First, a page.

Our Opinion: Abolishing ICE doesn't get at root of problem

The calls by many prominent Democrats for abolishing the Immigration and Customs Enforcement Agency (ICE) are understandable in light of the agency's involvement in the abhorrent separation of families along the Mexican border. But ICE is only part of a larger problem when it comes to White House immigration policy, and focusing on it is likely to trigger a partisan political battle that will accomplish nothing of consequence.

U.S. Senator Edward Markey, a Massachusetts Democrat, on Tuesday described ICE as a "massive deportation army," and not without good reason. Along with breaking up families along the border, ICE has been splitting up families here at home, including in Massachusetts, by arresting and deporting noncriminal immigrants who have been solid citizens. But ICE — or more accurately the Enforcement and Removal Operations (ERO) division of ICE— is merely a tool hammering bad policy handed down to it by an administration using an anti-immigrant strategy to motivate its political base.

In that sense, the Customs and Border Protection agency is a bigger problem than ICE. This agency determines border policy while ICE enacts it, frequently with goonish tactics that give it a high profile. Abolish ICE and border policies remain the same — they would simply be enacted by a different branch of the sprawling federal immigration enforcement bureaucracy. One example would be the Office of Refugee Resettlement, a branch of the Department of Health and Human Services that has played its own shameful role in the breakup of immigrant families without attracting anywhere near as much heated criticism as ICE.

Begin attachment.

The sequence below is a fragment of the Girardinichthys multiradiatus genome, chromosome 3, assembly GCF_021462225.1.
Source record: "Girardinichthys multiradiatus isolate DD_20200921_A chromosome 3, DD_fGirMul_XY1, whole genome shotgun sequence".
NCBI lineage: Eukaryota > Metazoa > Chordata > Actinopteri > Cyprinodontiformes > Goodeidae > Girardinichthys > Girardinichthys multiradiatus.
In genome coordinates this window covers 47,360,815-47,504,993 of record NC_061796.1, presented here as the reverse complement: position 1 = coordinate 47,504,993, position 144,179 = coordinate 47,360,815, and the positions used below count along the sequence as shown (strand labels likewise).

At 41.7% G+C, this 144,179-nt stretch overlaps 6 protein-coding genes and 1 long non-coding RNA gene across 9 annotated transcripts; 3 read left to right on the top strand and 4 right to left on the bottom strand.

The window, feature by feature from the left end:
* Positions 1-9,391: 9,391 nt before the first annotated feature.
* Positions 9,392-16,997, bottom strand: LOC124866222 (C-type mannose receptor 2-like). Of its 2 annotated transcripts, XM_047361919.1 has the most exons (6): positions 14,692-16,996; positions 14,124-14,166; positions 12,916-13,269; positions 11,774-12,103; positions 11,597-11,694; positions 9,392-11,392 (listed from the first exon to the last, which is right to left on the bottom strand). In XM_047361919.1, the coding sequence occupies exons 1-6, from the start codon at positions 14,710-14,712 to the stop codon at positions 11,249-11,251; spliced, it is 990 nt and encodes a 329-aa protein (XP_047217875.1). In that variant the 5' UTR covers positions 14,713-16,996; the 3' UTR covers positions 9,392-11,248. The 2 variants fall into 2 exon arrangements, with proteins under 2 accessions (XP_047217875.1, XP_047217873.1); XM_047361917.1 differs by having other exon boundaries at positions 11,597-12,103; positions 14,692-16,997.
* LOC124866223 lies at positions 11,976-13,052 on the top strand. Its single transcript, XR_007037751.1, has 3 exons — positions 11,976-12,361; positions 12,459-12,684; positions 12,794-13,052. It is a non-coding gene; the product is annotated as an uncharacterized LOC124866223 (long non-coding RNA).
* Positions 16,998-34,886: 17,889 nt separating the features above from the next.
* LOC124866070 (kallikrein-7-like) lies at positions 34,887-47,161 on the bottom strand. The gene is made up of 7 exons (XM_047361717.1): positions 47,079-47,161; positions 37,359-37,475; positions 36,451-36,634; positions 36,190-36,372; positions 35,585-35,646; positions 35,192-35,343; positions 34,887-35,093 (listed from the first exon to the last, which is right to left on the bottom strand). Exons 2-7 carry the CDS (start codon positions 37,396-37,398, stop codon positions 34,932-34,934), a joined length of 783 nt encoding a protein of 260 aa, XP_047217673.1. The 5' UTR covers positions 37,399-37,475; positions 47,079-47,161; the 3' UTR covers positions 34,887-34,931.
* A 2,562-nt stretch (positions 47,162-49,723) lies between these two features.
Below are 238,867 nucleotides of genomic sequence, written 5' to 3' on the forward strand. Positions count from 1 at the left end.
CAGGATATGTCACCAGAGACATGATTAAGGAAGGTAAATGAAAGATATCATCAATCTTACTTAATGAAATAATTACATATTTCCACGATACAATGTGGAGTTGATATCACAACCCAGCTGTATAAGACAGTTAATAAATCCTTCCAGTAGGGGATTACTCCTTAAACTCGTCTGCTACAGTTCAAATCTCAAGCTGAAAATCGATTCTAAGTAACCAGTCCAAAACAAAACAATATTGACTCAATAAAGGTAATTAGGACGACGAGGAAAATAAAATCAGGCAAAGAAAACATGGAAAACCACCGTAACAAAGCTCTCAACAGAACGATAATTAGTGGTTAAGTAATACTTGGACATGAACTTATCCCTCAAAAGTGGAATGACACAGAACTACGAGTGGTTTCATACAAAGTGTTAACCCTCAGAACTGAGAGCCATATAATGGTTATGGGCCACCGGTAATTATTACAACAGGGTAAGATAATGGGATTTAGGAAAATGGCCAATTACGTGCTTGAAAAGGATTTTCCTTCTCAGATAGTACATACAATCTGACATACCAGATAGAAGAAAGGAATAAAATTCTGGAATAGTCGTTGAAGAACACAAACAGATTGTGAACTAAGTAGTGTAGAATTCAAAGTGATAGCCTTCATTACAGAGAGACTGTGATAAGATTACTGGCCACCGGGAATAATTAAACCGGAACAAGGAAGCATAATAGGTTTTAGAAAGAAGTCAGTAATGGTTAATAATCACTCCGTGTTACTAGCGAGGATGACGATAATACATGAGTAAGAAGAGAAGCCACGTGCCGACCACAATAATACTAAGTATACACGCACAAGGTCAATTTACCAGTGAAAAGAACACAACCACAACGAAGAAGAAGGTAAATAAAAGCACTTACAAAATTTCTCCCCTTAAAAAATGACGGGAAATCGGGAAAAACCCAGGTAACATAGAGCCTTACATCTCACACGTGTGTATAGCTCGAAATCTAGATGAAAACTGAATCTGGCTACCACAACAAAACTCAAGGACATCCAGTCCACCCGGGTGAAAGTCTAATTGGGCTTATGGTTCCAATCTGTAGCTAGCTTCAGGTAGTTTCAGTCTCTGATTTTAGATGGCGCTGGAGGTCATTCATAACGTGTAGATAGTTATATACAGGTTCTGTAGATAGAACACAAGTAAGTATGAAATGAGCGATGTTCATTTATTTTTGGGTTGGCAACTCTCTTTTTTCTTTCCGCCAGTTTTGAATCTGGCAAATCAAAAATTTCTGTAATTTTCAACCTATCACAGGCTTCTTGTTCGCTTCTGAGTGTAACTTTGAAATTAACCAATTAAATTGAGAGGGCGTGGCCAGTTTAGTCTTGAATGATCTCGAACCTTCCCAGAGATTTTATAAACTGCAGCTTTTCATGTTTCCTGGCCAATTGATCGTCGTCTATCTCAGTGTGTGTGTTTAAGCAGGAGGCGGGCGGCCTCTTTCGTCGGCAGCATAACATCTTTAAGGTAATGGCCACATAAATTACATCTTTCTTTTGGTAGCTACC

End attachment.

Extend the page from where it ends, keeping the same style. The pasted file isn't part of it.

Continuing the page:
As part of that sprawling bureaucracy, ICE is involved with cybercrime, human trafficking and narcotics, and not every branch of ICE is deserving of criticism. In fact, ICE's Homeland Security Investigative Division has sent a letter to the secretary of Homeland Security, who directly oversees ICE, requesting that its division be split off from the rest of ICE. There is at least one section of ICE that doesn't want to be associated with the actions of the ERO division that have enraged Americans and people all over the world and it seems likely that there are more.

Attacking ICE as an entity allows Donald Trump to claim that Democrats are for open borders (as a party, they are not), and have no issues with illegal immigration (they do, but propose solutions, such as a path to citizenship for illegal immigrants residing in the U.S. that the president and his party refuse to consider). Calls for the abolishing of ICE propose a simplistic solution that can be demagogued in simplistic ways by the president and congressional Republicans.

Reforming or getting rid of a rogue agency within ICE that is an embarrassment to the nation could actually curry favor with some Republicans dealing with angry constituents in an election year. That, however, would require them to actually stand up to the leader of their party, who ever since his campaign began has scapegoated and misrepresented immigrants legal and illegal as criminals and animals in a transparent bid to ignite the passions of a base whose default emotion is anger. It's the president's divisive policies that are ultimately the problem, not the actions on the border of those who, with perhaps too much enthusiasm and enjoyment carry out those policies.


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